Q: My cat Gretchen was just diagnosed with diabetes and I feel totally overwhelmed! I’ve read so many different things that I’m completely confused. Where do I start?
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A: You don’t need to have a meltdown! Even if you’re already wringing your hands over terms like glucose curve and glucometer, you can do this!
Sure, it may seem as if everyone around you has started speaking a strange new language. But try not to stress. If you’re like most of my feline diabetes people, you will eventually start to feel less like you’ve if you’ve entered a new dimension where everyone seems to expect you to do superhuman things like give shots, take blood samples and use high tech medical equipment.
For starters, depending on your diagnosis, you may not have to do any of the above things (though you’ll probably want to at some point). You will, however, have to do some homework.
To get you started, here are a few tidbits of advice:
▪ Listen carefully to your veterinarian and his/her team.
Ask questions! Take notes! Request handouts! Pick a veterinary technician and ask if you can call them with any questions.
▪ Do some online research.
You can read the basics at Cornell Vet School’s feline diabetes page. For a deeper dive, I recommend FelineDiabetes.com. FYI, the fundamentals include a diet change and twice daily insulin administration.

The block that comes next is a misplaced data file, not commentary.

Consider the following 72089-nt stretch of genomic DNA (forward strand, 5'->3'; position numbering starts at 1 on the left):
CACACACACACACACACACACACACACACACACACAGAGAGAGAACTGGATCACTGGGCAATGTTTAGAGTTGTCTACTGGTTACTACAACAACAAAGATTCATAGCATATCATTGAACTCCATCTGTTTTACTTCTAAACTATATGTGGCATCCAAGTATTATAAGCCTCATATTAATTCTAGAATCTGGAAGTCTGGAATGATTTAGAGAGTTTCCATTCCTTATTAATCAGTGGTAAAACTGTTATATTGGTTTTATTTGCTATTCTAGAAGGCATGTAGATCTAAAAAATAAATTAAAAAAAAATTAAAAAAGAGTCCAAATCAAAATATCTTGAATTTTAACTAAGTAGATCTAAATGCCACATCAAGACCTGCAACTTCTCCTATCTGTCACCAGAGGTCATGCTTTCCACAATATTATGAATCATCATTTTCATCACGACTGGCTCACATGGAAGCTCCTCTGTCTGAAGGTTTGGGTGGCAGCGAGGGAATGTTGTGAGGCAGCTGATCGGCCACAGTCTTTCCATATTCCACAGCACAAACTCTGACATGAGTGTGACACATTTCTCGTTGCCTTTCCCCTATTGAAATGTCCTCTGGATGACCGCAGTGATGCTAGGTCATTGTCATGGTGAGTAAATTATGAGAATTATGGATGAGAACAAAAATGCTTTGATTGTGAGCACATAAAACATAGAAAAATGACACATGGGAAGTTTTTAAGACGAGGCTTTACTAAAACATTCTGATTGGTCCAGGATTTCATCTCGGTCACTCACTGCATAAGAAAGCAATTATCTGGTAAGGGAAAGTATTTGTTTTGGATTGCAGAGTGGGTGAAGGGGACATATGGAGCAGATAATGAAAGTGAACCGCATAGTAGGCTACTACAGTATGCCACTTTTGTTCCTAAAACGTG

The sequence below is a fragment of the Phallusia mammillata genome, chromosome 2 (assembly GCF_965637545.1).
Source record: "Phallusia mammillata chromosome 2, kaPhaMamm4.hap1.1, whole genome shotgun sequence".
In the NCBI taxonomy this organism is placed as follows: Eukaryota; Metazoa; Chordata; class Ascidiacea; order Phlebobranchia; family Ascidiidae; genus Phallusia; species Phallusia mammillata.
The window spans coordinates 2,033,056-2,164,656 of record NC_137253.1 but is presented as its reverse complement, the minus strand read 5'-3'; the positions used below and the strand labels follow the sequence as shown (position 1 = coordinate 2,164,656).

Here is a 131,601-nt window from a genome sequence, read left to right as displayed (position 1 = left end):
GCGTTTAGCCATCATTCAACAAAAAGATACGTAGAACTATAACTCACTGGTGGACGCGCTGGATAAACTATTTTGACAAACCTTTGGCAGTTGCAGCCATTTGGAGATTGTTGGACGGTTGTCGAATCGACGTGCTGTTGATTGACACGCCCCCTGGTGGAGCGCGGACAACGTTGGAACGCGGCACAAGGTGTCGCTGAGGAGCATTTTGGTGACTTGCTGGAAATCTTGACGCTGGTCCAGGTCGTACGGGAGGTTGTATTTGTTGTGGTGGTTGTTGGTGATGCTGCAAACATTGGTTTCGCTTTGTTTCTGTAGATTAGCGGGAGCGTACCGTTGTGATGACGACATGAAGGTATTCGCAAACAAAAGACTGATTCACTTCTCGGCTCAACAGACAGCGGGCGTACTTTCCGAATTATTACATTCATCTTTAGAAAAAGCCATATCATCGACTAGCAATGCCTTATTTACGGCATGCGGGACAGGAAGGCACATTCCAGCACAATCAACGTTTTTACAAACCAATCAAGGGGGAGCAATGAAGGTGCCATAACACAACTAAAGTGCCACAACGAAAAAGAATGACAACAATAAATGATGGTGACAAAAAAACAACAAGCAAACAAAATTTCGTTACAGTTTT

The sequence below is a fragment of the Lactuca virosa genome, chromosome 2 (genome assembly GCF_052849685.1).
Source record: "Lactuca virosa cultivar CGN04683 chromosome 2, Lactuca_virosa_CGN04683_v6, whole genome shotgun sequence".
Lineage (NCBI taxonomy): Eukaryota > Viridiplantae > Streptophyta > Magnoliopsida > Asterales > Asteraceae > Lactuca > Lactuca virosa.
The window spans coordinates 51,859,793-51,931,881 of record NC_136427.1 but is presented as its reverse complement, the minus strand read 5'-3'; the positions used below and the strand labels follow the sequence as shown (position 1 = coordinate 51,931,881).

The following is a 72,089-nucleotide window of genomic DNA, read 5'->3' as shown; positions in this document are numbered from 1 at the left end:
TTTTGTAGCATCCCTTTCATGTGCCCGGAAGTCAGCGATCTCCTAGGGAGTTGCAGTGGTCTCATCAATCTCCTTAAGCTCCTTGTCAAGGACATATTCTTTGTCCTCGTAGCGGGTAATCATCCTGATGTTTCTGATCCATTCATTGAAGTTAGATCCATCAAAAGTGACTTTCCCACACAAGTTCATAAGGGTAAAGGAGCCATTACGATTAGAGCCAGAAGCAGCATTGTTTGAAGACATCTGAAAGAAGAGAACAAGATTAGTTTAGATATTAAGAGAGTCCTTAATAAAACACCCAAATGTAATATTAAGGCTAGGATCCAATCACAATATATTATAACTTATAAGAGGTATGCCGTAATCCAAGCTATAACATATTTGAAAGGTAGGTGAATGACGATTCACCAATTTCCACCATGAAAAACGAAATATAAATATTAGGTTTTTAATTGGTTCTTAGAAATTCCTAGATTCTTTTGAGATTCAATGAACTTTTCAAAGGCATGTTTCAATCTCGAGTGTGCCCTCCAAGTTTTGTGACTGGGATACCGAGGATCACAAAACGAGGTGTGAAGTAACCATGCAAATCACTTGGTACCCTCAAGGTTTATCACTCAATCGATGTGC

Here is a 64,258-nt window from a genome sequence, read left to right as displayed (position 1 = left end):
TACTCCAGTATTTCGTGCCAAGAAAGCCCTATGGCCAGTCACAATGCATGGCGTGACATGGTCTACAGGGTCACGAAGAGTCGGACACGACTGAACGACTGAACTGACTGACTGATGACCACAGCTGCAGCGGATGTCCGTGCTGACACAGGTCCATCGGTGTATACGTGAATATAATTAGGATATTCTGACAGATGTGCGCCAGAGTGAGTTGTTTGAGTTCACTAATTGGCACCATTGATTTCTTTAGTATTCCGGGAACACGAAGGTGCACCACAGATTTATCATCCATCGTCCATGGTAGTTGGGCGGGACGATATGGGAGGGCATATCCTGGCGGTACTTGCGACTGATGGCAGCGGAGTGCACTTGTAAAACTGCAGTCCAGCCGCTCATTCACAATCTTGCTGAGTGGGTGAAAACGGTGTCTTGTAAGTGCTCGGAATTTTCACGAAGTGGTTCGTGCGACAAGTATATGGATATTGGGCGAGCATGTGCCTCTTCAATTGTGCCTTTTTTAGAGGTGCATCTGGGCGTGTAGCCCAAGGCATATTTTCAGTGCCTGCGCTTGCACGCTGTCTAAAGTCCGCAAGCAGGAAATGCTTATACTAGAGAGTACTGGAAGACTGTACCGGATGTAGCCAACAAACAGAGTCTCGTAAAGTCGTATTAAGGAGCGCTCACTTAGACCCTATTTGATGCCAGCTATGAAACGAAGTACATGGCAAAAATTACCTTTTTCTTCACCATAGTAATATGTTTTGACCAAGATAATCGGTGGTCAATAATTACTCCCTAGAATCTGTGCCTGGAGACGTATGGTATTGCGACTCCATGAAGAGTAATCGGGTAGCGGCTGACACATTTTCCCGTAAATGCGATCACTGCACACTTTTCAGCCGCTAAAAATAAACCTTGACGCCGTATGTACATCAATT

▪ Take it slow.
A diabetes diagnosis doesn’t mean you need to down the encyclopedia of diabetes in one gulp. Though you should learn how to give insulin, don’t worry overmuch. You’ll soon learn that injections are easier than pills (by far!). And don’t stress about all the other stuff yet. Getting the basics down is all you need concern yourself with.
▪ Ask for an estimate.
Diabetes can be an expensive condition. The new diet may be pricier than your previous one, the insulin is spendy, and you’ll need many follow-up appointments for monitoring. (If you’re willing to learn how to do some of the monitoring at home you’ll find that your expenses will go way down.)
▪ Stay positive.
Diabetes is a totally manageable condition in most cases. Even if your pet is sick enough that she has to be hospitalized for a few days or more, you should know that the majority of even the sickest diabetes patients tend to thrive. Some cats can even recover completely. Be brave!
Dr. Patty Khuly has a veterinary practice at Sunset Animal Clinic in South Miami. Her website is drpattykhuly.com. Send questions to firstname.lastname@example.org.